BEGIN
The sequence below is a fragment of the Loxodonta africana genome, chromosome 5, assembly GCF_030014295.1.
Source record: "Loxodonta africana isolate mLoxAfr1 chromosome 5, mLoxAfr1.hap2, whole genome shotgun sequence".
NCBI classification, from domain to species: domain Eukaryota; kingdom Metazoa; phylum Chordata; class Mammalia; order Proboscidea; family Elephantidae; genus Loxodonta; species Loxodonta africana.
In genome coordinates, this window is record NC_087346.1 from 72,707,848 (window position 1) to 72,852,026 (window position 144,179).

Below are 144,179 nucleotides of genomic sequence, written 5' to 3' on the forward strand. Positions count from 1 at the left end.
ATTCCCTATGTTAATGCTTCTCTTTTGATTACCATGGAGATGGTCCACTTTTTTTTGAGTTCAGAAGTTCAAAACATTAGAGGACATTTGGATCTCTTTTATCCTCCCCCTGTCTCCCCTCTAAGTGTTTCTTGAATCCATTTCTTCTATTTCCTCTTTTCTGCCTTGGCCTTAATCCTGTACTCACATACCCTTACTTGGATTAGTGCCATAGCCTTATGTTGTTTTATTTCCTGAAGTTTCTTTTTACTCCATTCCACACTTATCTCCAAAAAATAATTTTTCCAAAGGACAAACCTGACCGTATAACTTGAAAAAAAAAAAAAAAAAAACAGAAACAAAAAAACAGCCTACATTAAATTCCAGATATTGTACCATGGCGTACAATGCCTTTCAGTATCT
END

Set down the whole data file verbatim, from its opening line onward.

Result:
The sequence below is a fragment of the Loxodonta africana genome, chromosome 5, assembly GCF_030014295.1.
Source record: "Loxodonta africana isolate mLoxAfr1 chromosome 5, mLoxAfr1.hap2, whole genome shotgun sequence".
NCBI classification, from domain to species: domain Eukaryota; kingdom Metazoa; phylum Chordata; class Mammalia; order Proboscidea; family Elephantidae; genus Loxodonta; species Loxodonta africana.
In genome coordinates, this window is record NC_087346.1 from 72,707,848 (window position 1) to 72,852,026 (window position 144,179).

Below are 144,179 nucleotides of genomic sequence, written 5' to 3' on the forward strand. Positions count from 1 at the left end.
ATTCCCTATGTTAATGCTTCTCTTTTGATTACCATGGAGATGGTCCACTTTTTTTTGAGTTCAGAAGTTCAAAACATTAGAGGACATTTGGATCTCTTTTATCCTCCCCCTGTCTCCCCTCTAAGTGTTTCTTGAATCCATTTCTTCTATTTCCTCTTTTCTGCCTTGGCCTTAATCCTGTACTCACATACCCTTACTTGGATTAGTGCCATAGCCTTATGTTGTTTTATTTCCTGAAGTTTCTTTTTACTCCATTCCACACTTATCTCCAAAAAATAATTTTTCCAAAGGACAAACCTGACCGTATAACTTGAAAAAAAAAAAAAAAAAAACAGAAACAAAAAAACAGCCTACATTAAATTCCAGATATTGTACCATGGCGTACAATGCCTTTCAGTATCT